Psychology, Department of


Date of this Version



Published in The Clinical Neuropsychologist 27:2 (2013), pp. 290-299; doi: 10.1080/13854046.2012.744098


Copyright © 2013 Taylor & Francis. Used by permission.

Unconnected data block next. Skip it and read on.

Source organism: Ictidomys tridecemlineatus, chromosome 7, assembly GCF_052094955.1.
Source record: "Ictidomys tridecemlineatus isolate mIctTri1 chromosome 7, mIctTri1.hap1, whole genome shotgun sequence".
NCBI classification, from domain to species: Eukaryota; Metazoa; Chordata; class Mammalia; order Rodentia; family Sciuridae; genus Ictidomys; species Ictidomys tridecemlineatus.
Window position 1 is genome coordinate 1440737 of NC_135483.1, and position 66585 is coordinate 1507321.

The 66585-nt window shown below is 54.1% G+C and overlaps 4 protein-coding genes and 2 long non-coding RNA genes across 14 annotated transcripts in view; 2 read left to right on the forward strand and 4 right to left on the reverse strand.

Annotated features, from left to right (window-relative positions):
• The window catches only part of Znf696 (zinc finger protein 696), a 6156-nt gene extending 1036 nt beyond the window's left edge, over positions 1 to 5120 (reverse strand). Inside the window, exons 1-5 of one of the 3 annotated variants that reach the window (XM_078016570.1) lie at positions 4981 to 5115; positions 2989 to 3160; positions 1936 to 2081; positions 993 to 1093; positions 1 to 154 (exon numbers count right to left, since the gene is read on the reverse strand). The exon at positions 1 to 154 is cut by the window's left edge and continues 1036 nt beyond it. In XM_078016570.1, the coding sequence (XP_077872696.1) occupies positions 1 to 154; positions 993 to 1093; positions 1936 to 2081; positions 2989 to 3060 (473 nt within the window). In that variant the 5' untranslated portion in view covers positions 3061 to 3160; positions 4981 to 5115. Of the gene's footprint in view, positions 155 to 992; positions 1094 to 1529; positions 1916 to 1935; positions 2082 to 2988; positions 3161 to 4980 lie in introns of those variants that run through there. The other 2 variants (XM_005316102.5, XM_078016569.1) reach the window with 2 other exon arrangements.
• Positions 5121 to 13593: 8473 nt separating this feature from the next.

In a previous analysis of ImPACT scores relative to traditional neuropsychological tests (NP) and experimental tasks (Maerlender et al., 2010) we demonstrated convergent construct validity for the primary ImPACT test-score composites. A complete analysis of discriminant validity was not undertaken at that time. Here, test scores from the 54 collegiate football and hockey players were re-analyzed to specifically address the discriminant validity of the ImPACT composite scores using a multiply operationalized correlation matrix of multitrait multi-method data. In the method used here, discriminant validity is determined by obtaining non-significant correlations between a target score when correlated with the average of the other trait measurements (multiply-operationalized multitrait- mono-method analysis). Results showed that the ImPACT Verbal Memory (p = .044), Visual Memory (p = .006), and Visual Motor Speed (p = .000) scores were highly correlated with composites of the other scores, while the Reaction Time composite demonstrated adequate discriminant validity (p = .145). In comparison all of the NP composites showed good discrimination (all p-values > .05, except for Reaction Time p = .05). Thus the apparent lack of discriminability between three of four composite scores in this sample raises questions about using ImPACT composite scores to support specific constructoriented interpretations. Taken together, the discriminant and convergent construct validity properties of ImPACT indicate construct sensitivity, but limited construct specificity.

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